Ah November, you are not the most beloved of months. Although we in Toronto have been blessed with unusually mild weather so far, there's no deny that winter is coming and soon! The brilliant colours of autumn have faded, the days are growing shorter and bleaker. It's dark when I wake in morning, and again by 5 pm. And let's not even mention that dreaded 's' word, which thankfully has yet to make an appearance! But November has some blessings just the same. Now that the gardens are done and local produce is all but gone, the frantic efforts to preserve everything is over for another year. Which means more time for indoor pursuits and there's nothing more inviting this time of year than curling up with a good book!
If you've ever secretly dreamed of owning a farm, then there no better book to curl up with than Jenna Woginrich' s latest offering Barnheart! Fans of her blog Cold Antler Farm will be familiar with Jenna's quest for a farm of her own but for the uninitiated Jenna is a determined young woman who has accomplished and lived more in 30 years than most of us do in a lifetime, and still finds time to write about it. Under most circumstances that would probably make me want to dislike her, but her frank yet often poetic portrayal of life as a start up (upstart?) farmer is a joy to read and gives me barnheart symptoms of my own.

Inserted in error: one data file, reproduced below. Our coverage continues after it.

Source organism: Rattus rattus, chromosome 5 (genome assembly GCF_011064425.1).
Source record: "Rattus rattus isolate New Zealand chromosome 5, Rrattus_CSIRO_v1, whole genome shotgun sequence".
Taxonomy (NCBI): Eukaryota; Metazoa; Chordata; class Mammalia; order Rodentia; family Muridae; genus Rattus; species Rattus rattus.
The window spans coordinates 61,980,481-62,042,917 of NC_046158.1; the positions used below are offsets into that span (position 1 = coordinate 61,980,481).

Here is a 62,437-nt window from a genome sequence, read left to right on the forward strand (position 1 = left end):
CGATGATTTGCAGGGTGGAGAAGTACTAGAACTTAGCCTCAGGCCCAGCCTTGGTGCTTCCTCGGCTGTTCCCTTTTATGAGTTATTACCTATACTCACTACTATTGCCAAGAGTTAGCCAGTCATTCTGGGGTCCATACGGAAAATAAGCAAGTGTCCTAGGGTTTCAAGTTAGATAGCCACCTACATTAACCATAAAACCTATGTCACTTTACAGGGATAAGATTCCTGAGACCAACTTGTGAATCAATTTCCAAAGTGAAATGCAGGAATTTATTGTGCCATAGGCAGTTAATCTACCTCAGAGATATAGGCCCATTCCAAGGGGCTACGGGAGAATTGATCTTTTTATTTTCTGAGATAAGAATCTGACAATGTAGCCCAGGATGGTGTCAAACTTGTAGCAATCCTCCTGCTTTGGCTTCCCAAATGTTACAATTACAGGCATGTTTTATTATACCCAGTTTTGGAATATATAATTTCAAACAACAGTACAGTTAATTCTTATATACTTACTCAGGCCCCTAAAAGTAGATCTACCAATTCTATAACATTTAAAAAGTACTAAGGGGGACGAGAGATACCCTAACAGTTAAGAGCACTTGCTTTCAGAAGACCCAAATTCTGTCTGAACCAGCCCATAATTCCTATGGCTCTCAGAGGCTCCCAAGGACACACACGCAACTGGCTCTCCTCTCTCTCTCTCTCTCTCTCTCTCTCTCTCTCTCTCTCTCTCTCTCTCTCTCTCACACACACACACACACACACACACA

Barnheart picks up Jenna's story where her previous book left off but unlike Made From Scratch which mixed practical homesteading advice with her adventures entwined, this one's a straight narrative. That doesn't mean there isn't a lot to learn from this book as well. Barnheart takes you from her arrival in Vermont to her current life as a farmer and shepherd in training in Washington County, NY and all the steps it took to get her there. Like all true loves, the path does not run smooth and straight. In Barnheart you'll read about digging gardens and build pens, and about the sheep that were the beginnings of her farm and the sheepdog that wasn't. Some days she'll makes you laugh, sometimes you'll want to weep, but you can't help but cheer for her, every step (and misstep) of the way.